Monday, November 9, 2015

Globalize Your Classroom with a United Nations Virtual Field Trip

(Please note this is part two of two about our virtual field trip experience with the United Nations. Part one, a photo essay, can be found here.)
What does being a connected educator mean?

I used to think being a connected educator meant using the internet and its vast resources to plan/ create my lessons, and to occasionally contact others. As I've learned more, however, I've seen that expanding beyond my classroom walls is imperative for making learning relevant.
Now, when I am considering a topic and planning a unit, I find myself asking who I can contact, voices and resources I can bring in, whether virtually or face to face, to bring learning alive. Or how my students can, in essence, "ship out" their ideas and learning to share with others. Whether this means across the hall or across the world, it means that authentic audiences = authentic learning and motivated learners.

Our world is in transition--migration, politics, climate change, technological advances/ changes, population increases, means of communication, etc., which means that education demands are necessarily different.

Four global competences underlie the work of globally-minded educators, according to the Asia Society and Partnership for Global Learning. When I think of being a connected educator, I think of a classroom which has these learning goals for its students: (taken from Mansilla's text, noted below):

1. Investigate the world beyond their immediate environment, framing significant problems and conducting well-crafted and age-appropriate research.
2. Recognize perspectives, others’ and their own, articulating and explaining such perspectives thoughtfully and respectfully.
3. Communicate ideas effectively with diverse audiences, bridging geographic, linguistic, ideological, and cultural barriers.
4. Take action to improve conditions, viewing themselves as players in the world and participating reflectively.

Yes, these are each critical capacities for our students to strive toward, but to be truly competent in a global sense, these capacities are best when integrated. When planning my lessons, I am learning to think about how these capacities might come into play, and although a lesson might not address each of the 4 components, that consideration is increasingly necessary. And it makes sense.

How does this look?
Our students were about to learn about the United Nations and its role in the world today, 70 years after its inception. Rather than lecture, or have students read an excerpt in the text book with rote question responses, we reached out to the United Nations itself.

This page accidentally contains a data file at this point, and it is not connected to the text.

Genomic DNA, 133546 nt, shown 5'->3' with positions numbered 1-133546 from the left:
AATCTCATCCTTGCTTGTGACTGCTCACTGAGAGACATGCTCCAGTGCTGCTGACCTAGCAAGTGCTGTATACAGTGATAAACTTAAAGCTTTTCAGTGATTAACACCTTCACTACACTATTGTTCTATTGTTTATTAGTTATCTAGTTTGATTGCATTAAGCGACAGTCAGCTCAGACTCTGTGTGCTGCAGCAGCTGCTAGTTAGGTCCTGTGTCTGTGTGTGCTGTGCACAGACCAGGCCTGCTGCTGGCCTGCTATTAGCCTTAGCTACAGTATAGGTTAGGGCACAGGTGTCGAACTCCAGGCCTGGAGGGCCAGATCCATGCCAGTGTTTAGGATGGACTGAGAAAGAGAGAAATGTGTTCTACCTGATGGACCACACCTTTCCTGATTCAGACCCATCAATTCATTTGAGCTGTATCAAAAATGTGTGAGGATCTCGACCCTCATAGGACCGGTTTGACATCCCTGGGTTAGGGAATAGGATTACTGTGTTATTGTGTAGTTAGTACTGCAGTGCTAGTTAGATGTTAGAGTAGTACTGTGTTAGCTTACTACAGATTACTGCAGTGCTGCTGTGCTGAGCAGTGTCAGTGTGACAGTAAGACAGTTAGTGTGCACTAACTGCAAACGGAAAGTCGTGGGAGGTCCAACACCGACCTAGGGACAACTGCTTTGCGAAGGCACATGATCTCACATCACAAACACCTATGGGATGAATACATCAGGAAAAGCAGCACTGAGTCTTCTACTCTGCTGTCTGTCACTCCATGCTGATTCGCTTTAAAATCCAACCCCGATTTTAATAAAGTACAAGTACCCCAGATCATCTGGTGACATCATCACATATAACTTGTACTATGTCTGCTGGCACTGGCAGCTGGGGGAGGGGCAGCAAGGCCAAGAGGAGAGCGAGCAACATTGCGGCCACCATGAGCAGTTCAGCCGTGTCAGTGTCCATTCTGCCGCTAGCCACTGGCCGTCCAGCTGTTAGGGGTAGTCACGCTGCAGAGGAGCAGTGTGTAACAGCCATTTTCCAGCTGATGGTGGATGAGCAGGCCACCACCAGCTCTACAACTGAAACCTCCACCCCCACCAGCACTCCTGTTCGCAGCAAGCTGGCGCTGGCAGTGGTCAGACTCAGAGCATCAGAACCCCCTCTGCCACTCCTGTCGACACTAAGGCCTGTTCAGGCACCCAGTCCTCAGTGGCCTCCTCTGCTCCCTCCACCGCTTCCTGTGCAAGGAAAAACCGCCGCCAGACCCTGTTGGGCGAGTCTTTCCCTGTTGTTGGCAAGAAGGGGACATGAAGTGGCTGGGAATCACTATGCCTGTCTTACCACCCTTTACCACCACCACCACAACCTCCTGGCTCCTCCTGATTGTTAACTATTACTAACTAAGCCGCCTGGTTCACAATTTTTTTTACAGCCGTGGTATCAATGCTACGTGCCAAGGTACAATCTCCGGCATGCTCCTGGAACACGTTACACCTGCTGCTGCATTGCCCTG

Our fancy connected educator tool?
We simply asked if they had any outreach program for distance learning, or a virtual field trip where a studied guide could provide some history of the UN, and talk about its many current roles.

Within a few days, we had a response, did some "logistic-ing" via email, then tested our skype connections for two (!) presentations so that more students could benefit. A little legwork, sure. But worth it?

Investigating the world went far beyond their textbook and classroom walls as we saw real time views of NYC, the flags outside the UN, and even waved to tourists as they walked by. Listening to the guides and asking them questions allowed students to view the UN through the perspective of someone who spent many many hours a day there, enmeshed in its work. Asking appropriate questions and responding to our guide provided ideal and authentic communication practice.

We really need to give a shout out to our guides--I'd have never guessed the kids could laugh as much as they did when learning about the UN! Well-done, dear guides! Excited to bits (partly from the technology working, but mostly from the quality of the presentation) my colleagues and I also learned a lot, took our own notes, and laughed far more than we'd have imagined.

During the skype session, students took notes--they had questions to guide them, but (wonderfully!) most took notes on their own, and far more than we'd asked them to. Taking action is definitely an area to work on. Maybe the next time we can ask students to prepare a 60-second speech on one of the roles of the UN, or create a short video on why it's important for the UN to stick around another 70 years. (all of the student feedback indicated the UN presence was necessary for another 7 decades) We could have asked students to seek out information and possibly contact someone with an anti-UN view, then create a persuasive piece (letter, video, art, etc.) to "push" him/ her into a different way of thinking.

The point is, it's not enough to say: here is the information. Remember it. Test  on Friday. That will not spur ideas and creativity. Promise. I guarantee very few (if any) students would express "now I know where I want to work. Where do I start to find out what kind of jobs are available at the UN?" 
Big curriculum picture in hand, think of one area in which you can begin to apply these global competences. How can you reach out to the community, extend learning past your classroom walls, and meet the differing learning demands facing us and our learners?

I'd love to know of some ways you have opened up your classroom and ways you address these global competences. Please comment or respond to me via email!
Thanks so much for stopping by.

A fantastic resource, and seminal text, for learning more about Educating for Global Competence (Veronica Boix Mansilla and Anthony Jackson) can be found here. 

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